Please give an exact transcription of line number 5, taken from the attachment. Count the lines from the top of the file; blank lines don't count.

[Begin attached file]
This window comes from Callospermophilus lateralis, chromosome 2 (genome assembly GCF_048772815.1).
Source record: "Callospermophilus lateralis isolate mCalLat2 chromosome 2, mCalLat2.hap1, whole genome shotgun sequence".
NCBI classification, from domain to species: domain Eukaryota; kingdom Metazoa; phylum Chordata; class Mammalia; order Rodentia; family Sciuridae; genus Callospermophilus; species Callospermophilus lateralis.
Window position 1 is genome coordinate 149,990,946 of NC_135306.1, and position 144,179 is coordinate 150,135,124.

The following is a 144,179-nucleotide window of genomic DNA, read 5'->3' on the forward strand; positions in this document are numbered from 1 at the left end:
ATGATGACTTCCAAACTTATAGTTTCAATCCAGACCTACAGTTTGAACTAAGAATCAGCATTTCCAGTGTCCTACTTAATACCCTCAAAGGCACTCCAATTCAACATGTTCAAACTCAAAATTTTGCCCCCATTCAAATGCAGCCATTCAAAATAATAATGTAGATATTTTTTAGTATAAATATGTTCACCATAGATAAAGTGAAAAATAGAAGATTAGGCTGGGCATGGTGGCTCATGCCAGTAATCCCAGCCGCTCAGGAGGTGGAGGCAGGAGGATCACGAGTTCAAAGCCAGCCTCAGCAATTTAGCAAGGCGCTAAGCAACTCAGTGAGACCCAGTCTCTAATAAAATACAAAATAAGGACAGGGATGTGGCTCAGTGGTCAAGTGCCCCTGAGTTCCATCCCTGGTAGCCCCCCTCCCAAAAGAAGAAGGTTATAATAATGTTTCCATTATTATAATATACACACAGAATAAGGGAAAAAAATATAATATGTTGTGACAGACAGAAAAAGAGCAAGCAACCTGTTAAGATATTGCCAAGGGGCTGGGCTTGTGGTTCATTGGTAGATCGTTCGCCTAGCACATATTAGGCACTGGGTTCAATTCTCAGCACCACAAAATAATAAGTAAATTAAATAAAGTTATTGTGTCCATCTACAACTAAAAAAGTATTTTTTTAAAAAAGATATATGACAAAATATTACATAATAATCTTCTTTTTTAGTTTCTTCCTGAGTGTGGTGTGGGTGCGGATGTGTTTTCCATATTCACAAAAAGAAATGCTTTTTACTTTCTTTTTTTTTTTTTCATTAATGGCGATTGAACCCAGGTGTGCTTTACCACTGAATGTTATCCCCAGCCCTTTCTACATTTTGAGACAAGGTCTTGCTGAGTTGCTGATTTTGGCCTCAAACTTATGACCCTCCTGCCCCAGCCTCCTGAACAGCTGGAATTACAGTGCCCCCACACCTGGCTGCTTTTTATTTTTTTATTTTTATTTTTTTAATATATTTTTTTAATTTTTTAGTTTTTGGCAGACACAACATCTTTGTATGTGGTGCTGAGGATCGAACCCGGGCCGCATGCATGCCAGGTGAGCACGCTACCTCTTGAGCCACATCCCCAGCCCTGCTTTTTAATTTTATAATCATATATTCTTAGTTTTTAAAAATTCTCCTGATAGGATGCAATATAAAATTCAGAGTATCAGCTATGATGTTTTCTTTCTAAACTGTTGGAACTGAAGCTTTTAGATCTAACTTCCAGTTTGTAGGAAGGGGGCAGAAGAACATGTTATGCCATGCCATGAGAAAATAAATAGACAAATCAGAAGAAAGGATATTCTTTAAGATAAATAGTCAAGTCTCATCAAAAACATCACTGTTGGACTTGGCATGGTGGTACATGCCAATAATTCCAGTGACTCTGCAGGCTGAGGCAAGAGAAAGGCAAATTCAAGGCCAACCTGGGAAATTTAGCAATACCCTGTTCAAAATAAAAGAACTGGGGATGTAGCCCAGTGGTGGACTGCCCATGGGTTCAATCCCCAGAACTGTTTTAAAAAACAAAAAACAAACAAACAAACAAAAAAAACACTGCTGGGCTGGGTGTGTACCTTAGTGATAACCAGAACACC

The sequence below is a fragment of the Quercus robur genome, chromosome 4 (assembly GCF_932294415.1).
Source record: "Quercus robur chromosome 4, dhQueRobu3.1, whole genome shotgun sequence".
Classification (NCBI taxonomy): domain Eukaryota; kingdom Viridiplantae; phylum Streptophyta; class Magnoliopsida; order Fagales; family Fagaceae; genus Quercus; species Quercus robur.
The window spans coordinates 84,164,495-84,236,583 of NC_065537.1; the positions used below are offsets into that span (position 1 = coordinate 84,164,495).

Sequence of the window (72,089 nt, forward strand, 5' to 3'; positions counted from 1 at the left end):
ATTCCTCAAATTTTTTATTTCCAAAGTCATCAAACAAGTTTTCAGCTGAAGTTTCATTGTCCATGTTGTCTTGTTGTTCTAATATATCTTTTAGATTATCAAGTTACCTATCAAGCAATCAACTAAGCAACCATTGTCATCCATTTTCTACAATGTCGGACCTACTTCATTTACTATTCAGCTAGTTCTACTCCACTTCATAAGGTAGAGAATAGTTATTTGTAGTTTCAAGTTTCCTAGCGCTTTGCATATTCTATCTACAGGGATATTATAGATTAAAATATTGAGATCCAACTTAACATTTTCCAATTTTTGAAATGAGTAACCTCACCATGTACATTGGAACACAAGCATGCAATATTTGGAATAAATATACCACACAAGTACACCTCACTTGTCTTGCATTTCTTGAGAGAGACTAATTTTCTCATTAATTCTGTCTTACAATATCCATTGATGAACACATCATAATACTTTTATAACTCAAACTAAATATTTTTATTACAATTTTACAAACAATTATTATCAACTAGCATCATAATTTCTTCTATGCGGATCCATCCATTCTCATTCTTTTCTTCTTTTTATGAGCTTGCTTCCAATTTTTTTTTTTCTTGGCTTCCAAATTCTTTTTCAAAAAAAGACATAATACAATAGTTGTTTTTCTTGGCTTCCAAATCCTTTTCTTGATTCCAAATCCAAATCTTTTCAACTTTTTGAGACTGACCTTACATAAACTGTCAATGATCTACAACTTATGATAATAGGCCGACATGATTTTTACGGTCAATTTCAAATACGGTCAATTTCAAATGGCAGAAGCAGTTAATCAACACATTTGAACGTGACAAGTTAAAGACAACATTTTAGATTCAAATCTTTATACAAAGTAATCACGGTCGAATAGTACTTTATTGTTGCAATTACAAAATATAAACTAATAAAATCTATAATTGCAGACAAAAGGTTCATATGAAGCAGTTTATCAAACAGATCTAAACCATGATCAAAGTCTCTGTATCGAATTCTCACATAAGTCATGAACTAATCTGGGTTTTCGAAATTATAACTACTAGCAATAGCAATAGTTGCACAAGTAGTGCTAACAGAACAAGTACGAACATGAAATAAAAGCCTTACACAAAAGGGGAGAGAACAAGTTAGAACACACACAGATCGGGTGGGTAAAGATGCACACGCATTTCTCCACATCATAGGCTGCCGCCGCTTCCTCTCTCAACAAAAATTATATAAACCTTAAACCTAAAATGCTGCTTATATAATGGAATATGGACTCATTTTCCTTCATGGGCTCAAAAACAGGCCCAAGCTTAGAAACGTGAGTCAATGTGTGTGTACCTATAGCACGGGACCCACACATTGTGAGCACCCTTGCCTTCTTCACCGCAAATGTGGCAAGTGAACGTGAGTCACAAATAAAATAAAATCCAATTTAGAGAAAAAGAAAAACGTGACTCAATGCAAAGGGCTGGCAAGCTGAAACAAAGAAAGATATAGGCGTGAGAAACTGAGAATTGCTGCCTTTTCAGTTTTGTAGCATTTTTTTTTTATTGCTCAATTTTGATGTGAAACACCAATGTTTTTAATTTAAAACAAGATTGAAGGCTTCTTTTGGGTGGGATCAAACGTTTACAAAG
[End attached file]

The following is a 144,179-nucleotide window of genomic DNA, read 5'->3' on the forward strand; positions in this document are numbered from 1 at the left end: